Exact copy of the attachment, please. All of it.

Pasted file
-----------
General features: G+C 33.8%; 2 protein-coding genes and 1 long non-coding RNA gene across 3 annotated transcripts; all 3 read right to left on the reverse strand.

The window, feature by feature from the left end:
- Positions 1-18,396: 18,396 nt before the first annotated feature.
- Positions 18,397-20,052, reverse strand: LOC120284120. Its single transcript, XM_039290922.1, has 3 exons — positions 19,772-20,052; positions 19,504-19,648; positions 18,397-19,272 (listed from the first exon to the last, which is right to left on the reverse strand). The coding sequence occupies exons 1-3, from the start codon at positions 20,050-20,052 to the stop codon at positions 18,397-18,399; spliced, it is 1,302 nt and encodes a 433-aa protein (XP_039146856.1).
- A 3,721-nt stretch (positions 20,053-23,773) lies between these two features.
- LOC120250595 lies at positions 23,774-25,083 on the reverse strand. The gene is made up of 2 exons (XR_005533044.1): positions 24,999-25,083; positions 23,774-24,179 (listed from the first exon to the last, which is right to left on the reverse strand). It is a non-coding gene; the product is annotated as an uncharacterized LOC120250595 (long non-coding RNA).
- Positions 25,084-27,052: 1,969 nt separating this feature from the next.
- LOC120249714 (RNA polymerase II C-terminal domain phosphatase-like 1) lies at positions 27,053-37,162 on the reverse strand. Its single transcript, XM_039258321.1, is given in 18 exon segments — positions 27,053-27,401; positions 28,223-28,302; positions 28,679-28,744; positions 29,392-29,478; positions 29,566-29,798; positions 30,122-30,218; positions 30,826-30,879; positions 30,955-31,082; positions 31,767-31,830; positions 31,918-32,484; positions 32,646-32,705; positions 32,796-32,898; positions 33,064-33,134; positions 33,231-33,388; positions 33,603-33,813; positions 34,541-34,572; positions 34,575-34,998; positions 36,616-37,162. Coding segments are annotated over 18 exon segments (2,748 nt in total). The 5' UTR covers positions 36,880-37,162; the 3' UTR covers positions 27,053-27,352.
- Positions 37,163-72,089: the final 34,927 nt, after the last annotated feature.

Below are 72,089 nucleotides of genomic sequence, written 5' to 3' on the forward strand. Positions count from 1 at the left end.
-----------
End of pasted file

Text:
General features: G+C 33.8%; 2 protein-coding genes and 1 long non-coding RNA gene across 3 annotated transcripts; all 3 read right to left on the reverse strand.

The window, feature by feature from the left end:
- Positions 1-18,396: 18,396 nt before the first annotated feature.
- Positions 18,397-20,052, reverse strand: LOC120284120. Its single transcript, XM_039290922.1, has 3 exons — positions 19,772-20,052; positions 19,504-19,648; positions 18,397-19,272 (listed from the first exon to the last, which is right to left on the reverse strand). The coding sequence occupies exons 1-3, from the start codon at positions 20,050-20,052 to the stop codon at positions 18,397-18,399; spliced, it is 1,302 nt and encodes a 433-aa protein (XP_039146856.1).
- A 3,721-nt stretch (positions 20,053-23,773) lies between these two features.
- LOC120250595 lies at positions 23,774-25,083 on the reverse strand. The gene is made up of 2 exons (XR_005533044.1): positions 24,999-25,083; positions 23,774-24,179 (listed from the first exon to the last, which is right to left on the reverse strand). It is a non-coding gene; the product is annotated as an uncharacterized LOC120250595 (long non-coding RNA).
- Positions 25,084-27,052: 1,969 nt separating this feature from the next.
- LOC120249714 (RNA polymerase II C-terminal domain phosphatase-like 1) lies at positions 27,053-37,162 on the reverse strand. Its single transcript, XM_039258321.1, is given in 18 exon segments — positions 27,053-27,401; positions 28,223-28,302; positions 28,679-28,744; positions 29,392-29,478; positions 29,566-29,798; positions 30,122-30,218; positions 30,826-30,879; positions 30,955-31,082; positions 31,767-31,830; positions 31,918-32,484; positions 32,646-32,705; positions 32,796-32,898; positions 33,064-33,134; positions 33,231-33,388; positions 33,603-33,813; positions 34,541-34,572; positions 34,575-34,998; positions 36,616-37,162. Coding segments are annotated over 18 exon segments (2,748 nt in total). The 5' UTR covers positions 36,880-37,162; the 3' UTR covers positions 27,053-27,352.
- Positions 37,163-72,089: the final 34,927 nt, after the last annotated feature.

Below are 72,089 nucleotides of genomic sequence, written 5' to 3' on the forward strand. Positions count from 1 at the left end.